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Information Literacy, Level One: Evaluating information

This guide is designed to support the Information Literacy unit within ENG 111, but also provide a first-level introduction to research skills for any Meredith College student.

Evaluating information

As you move forward with your research, you'll need to evaluate the sources you find, to determine if they are reliable, valid and useful for your paper.  This is true for every source you find, but especially crucial for sources that you find on the open web.   

The first step in evaluating a source is to assess whether it is relevant to your topic: whether its information it will help answer your research questions.   When you find a source that appears to be relevant, the next step is to assess the source's quality.

One method you can use to evaluate the quality of sources is to consider them in terms of Authority,  Bias and Currency (ABC).

Authority

Image of student writing on a white board

To effectively support your writing, the information you find will need to be authoritative.   To evaluate the sources you find for authority, ask yourself these questions:

  • Who produced this source?  
  • What are their qualifications or credentials?
  • Are they an expert on the topic, or a writer for a well-respected publication?

If you can't readily identify the author or organization behind your source, or you can't determine that they have qualifications or expertise related to the topic, you may want to look for a more authoritative source.

Meredith Minute-- ABC test

Bias

Image of gold scales

Some of the information you encounter in your research may be biased-- it's important to be aware of possible biases when deciding whether and how to use that information in your paper.  To evaluate your sources for potential bias, ask yourself these questions:  

  • Why was this source produced?  Is it meant to inform, to persuade, to entertain, to inspire an emotion, to sell a product?
  • Who produced this source?  Is there information on the author or organization that produced it indicating that it could be biased?
  • How is the source written?  Is its language moderate and measured, or does it seem emotional or exaggerated? 

Sources with bias can still be useful for your research; for example, they can help you lay out arguments which you'll either support or challenge with evidence.  But it's important to distinguish fact from opinion, and be aware of the biases your sources may have.

Activity: Applying the ABC test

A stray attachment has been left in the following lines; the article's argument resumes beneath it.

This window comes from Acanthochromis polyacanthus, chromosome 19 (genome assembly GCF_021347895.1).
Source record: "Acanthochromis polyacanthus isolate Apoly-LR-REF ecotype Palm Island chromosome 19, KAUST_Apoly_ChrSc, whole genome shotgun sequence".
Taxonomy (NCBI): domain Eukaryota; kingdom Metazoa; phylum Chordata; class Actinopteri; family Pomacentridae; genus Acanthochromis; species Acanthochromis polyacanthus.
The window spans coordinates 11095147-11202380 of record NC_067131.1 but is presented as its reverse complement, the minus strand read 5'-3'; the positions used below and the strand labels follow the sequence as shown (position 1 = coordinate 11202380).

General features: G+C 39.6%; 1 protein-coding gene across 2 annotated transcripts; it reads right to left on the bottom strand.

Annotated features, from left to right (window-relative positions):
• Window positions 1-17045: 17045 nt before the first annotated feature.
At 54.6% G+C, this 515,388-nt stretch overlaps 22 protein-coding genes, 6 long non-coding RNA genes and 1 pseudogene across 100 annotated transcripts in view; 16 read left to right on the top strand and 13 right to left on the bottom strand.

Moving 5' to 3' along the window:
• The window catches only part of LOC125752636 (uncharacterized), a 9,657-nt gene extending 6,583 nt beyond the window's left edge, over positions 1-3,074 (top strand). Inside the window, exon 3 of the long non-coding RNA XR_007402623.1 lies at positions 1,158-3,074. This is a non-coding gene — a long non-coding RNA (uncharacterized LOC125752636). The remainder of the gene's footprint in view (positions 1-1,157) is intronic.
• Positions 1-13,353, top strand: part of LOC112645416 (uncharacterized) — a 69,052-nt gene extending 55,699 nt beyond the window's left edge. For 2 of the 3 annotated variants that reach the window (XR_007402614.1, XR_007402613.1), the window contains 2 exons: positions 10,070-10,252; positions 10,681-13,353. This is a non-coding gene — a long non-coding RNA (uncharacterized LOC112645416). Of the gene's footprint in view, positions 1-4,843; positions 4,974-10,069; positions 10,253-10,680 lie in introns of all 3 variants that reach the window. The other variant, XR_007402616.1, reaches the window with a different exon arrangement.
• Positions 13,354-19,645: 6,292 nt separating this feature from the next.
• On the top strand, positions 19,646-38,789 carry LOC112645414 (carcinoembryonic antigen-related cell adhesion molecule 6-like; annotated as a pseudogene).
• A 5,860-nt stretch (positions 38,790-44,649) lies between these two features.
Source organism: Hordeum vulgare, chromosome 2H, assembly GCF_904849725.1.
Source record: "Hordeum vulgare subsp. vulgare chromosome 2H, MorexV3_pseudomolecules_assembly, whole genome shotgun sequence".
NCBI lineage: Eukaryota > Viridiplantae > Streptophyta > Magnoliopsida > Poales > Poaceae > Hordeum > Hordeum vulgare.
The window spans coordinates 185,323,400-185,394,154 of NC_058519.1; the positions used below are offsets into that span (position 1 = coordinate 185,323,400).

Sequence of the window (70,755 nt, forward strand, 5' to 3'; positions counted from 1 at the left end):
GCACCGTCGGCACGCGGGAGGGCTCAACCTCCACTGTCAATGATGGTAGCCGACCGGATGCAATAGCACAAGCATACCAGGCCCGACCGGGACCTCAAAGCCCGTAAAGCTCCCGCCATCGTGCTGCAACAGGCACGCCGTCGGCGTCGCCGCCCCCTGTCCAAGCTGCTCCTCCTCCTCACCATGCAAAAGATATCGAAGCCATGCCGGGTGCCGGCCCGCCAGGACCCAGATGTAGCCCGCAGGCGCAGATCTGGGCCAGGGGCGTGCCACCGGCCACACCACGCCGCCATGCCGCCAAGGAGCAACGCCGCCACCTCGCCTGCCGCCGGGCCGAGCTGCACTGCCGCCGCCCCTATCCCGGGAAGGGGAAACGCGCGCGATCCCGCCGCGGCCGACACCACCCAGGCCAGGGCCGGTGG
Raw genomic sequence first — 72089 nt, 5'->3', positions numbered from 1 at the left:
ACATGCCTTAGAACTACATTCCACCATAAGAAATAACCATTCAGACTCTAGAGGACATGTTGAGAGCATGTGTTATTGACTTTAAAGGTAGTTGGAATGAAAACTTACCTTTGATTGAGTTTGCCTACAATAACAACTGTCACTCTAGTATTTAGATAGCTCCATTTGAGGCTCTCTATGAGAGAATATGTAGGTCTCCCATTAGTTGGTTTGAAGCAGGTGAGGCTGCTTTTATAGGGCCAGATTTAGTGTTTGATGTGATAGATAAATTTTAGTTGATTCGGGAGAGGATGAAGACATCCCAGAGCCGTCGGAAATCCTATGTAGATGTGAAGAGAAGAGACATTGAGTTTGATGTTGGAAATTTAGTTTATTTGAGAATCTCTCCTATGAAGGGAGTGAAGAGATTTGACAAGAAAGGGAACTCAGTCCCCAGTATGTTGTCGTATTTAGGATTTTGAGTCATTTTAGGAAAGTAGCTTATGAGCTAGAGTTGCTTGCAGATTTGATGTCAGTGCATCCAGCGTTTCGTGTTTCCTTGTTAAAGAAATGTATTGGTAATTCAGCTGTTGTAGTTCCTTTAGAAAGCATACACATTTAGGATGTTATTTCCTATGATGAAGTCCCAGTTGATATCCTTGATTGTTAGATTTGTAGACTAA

Check your ability to apply the ABC test to evaluate sources by taking this quick quiz!

http://meredith.libwizard.com/ABCtest

Currency

Image of antique books

For many topics, it will be important to have up-to-date information.   To evaluate your sources for currency, ask yourself these questions:

  • When was the source created?  
  • Is it about a topic which changes rapidly?  
  • Could more recent information on this topic be available?

Some topics may be less dependent on current information than others; and older information can sometimes be used to provide a historical perspective.  But for topics having to do with quickly-changing areas like politics, technology and media, keep a close eye on your sources' currency.

 

Lateral Reading

Professional fact checkers don’t just look at the source they are reading to verify if it can be trusted. They do something known as lateral reading, which means investigating and verifying the source you are reading by looking at other sources on the same topic to see how the information compares. You should do lateral reading when trying to determine if a source is valid and can be used in your paper or posted to your social media outlets.  

If you are reading a webpage, you would want to pull up other credible web pages by different authors on the same topic, to see if the information being provided is similar. In many cases,  claims have already been fact-checked. Some places to look at are Wikipedia, Snopes, PolitiFact,  and NPR’s own Fact Check website. You can also go to the original source that is being cited in a work. Once you get to the source of a claim, you can continue to read laterally to find out what other people have said about the publication, author, etc. By doing lateral reading, you are checking whether the information in your source is confirmed or validated elsewhere and if the source would pass the ABC test.